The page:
Techniques in Common for Examinations in General

AuthorJohn Hollander
techniques in common for examinations in general
techniques in common for examinations in general
chapter two
Techniques in Common for
Examinations in General
 ,  eect, controlled discussions.
Two people speak with each other in the presence of an
audience, the trial judge and opposing counsel (at least).
e examiner leads the discussion in the sense that the
questions direct what subjects the witness should address.
ere are several techniques common to both direct
examinations and cross-examinations. It is common, for
example, to follow up answers with more questions on
the same subject or to use a word or phrase spoken by the
witness or an idea expressed by the witness in a follow-up
question (looping).
Examiners should control the momentum of the
testimony (subtly in direct, not so subtly in cross). As with
a movie director or orchestra conductor, the trial lawyer
can create a favourable or unfavourable impression by the
use of pace. Pauses, or the lack of them, are the most com-
mon method to manage the pace of the testimony of a
witness. All examiners face the threat of objections. Noth-
ing kills the momentum of an examination more eect-
ively than a well-timed objection. A close rival for this
as a momentum killer is an argument with the witness.
   
Lawyers who argue with their witnesses lose momentum,
if not the point itself.
As with most of this handbook, the techniques sug-
gested in this chapter are merely that, suggestions. When
lawyers speak, they are the only ones responsible for what
they say. is chapter will suggest several techniques that
will help lawyers project professionalism and competence.
Follow-Up Questions
   able to follow up the answers given
by witnesses with relevant questions. is applies to every
situation in which lawyers ask questions, all the way from
initial interviews with clients to interviews of witnesses to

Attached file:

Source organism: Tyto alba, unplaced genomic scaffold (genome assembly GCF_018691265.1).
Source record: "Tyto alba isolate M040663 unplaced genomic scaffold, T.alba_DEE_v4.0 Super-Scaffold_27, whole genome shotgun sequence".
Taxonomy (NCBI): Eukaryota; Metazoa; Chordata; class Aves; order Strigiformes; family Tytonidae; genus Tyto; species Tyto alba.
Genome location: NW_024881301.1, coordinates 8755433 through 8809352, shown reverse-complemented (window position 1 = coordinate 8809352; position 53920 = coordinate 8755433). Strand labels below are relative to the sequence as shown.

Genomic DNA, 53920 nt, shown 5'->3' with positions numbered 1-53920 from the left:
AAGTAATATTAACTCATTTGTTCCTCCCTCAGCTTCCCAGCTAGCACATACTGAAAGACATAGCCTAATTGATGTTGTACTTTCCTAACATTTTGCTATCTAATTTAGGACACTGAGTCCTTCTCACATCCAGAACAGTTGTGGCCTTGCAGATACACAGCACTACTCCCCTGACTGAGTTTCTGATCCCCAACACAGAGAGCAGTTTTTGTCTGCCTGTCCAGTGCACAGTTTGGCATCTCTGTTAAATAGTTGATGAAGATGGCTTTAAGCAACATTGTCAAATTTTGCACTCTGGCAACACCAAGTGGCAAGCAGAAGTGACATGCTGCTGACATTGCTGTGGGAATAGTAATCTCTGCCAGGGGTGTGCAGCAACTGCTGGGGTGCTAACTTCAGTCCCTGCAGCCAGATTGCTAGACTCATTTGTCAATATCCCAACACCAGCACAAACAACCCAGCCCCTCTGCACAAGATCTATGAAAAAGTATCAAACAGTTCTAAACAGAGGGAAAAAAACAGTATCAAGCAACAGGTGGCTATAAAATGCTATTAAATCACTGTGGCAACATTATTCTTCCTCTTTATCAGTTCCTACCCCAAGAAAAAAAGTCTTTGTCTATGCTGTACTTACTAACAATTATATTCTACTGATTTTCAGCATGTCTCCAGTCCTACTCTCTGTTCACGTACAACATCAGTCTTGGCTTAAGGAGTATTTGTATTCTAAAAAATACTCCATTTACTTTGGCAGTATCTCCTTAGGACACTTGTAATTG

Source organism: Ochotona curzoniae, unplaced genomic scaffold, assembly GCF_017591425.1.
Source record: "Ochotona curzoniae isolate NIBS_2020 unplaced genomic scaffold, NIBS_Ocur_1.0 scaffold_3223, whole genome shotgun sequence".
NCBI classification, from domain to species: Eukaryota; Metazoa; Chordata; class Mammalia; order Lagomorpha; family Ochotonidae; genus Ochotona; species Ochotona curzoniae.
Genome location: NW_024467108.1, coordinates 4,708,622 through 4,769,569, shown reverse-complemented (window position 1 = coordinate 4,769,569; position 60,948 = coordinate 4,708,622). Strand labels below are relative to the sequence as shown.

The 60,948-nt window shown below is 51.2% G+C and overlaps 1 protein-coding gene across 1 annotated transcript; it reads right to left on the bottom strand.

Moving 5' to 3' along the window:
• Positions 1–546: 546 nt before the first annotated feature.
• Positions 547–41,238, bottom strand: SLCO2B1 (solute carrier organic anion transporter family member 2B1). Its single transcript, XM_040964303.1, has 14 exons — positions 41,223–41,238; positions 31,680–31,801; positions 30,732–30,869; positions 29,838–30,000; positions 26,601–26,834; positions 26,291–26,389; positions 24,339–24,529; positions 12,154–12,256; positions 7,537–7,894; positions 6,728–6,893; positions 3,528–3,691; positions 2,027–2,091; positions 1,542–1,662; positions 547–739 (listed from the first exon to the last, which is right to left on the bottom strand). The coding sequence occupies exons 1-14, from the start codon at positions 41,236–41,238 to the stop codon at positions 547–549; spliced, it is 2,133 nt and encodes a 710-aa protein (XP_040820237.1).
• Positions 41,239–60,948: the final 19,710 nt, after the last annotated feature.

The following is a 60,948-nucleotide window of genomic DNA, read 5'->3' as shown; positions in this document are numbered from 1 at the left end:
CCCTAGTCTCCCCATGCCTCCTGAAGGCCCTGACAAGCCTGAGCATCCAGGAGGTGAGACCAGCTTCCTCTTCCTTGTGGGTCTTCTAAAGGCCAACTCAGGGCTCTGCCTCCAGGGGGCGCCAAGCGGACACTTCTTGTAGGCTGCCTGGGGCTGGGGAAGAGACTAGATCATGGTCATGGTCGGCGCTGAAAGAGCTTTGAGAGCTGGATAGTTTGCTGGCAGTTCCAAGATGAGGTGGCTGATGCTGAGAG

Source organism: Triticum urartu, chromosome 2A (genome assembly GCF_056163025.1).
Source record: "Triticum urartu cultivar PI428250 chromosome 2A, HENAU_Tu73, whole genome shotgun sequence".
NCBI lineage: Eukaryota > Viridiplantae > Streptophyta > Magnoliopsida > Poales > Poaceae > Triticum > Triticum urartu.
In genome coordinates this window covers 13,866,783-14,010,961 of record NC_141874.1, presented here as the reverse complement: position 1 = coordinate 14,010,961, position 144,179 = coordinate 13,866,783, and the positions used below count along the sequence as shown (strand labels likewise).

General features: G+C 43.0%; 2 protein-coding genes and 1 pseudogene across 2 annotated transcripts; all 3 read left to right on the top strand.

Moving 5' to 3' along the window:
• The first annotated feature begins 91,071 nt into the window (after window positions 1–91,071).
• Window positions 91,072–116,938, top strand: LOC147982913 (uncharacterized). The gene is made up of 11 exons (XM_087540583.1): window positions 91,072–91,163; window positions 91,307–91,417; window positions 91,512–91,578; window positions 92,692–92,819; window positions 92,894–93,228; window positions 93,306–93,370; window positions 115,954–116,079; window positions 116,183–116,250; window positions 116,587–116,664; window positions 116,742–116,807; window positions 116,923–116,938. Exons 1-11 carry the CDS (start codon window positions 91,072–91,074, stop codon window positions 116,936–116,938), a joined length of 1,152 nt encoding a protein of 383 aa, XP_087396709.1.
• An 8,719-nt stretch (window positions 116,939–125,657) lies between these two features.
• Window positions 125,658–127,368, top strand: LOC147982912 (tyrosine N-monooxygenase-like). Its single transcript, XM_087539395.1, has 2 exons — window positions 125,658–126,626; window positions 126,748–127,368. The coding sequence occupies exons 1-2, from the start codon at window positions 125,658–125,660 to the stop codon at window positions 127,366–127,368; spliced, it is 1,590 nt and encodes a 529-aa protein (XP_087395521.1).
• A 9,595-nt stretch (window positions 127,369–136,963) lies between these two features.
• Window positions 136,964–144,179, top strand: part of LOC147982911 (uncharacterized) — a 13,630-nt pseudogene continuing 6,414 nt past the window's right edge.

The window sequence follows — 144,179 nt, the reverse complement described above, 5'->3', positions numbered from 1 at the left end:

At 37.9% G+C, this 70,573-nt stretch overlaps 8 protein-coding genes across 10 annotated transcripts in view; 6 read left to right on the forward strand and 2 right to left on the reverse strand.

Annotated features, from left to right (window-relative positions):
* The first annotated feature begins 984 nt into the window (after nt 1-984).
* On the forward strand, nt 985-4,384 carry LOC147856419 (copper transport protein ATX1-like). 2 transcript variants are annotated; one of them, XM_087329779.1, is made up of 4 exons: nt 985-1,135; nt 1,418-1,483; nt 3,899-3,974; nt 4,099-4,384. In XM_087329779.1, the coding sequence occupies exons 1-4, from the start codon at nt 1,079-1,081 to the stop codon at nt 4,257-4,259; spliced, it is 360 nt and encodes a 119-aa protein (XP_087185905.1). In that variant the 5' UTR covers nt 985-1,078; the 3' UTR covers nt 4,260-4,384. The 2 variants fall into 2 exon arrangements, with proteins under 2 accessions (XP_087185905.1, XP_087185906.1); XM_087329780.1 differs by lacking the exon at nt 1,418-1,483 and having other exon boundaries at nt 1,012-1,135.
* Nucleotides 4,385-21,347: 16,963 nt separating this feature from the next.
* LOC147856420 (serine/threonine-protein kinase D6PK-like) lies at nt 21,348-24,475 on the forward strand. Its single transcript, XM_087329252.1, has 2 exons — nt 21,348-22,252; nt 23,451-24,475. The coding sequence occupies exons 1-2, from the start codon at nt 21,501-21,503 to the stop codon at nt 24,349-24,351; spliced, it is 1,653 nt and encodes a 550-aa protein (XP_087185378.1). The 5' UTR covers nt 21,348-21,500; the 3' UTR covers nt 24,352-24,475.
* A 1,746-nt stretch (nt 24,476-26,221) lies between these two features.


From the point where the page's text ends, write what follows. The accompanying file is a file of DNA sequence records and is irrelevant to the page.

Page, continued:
direct examinations and cross-examinations at trial. is
subject features prominently in e Art of the Interview,
the rst handbook published in this series. e follow-up
technique requires the examiner to listen to the answer.
is point should be obvious. Alas, it is ignored by many
counsel — all wrapped up in their prepared questions, the
only reason some lawyers listen to the answer is to know
when it is polite to ask the next question on their list.
e ability to follow up is a discrete skill: it requires
practice. Consider any fact or point, any one. en run
o a series of follow-up questions, all open questions, at
least for the purpose of this drill.
1 John Hollander, The Art of the Interview: How Lawyers Talk With
Clients (Toronto: Irwin Law, 2013), online:
techniques in common for examinations in general
   discussion is that the pen had black ink.
Follow-up questions include the following:
“What pen are we talking about?”
“Whose pen was it?”
“Where was it?”
“Describe the pen.”
“What was the brand of the pen?”
“What colour was the ink?”
“Where did the pen come from?”
“Who knew about the pen?”
“What notes did you make about the pen?”
“What literature described the pen?”
It is obvious that many of these questions are trivial and
even silly, but the purpose of the demonstration is to
show how many questions can follow up a simple state-
ment of fact. Witnesses answer open questions in direct
examination with answers that beg for more detail. With
practice, lawyers can become expert at following a trail
wherever it leads.
Note that the follow-up questions identify single facts.
Where the rst question in a series may have been an
open question that allowed for multiple facts in the re-
sponse, the follow-ups seek a single fact each. is allows
the examiner to zero in on exactly the point to be made.
is is not only a technique for direct examinations.
In cross-examinations, witnesses often give longer answers,
and answers may also be non-responsive or unexpected.
Lawyers can seize the opportunity to ask short, pointed,

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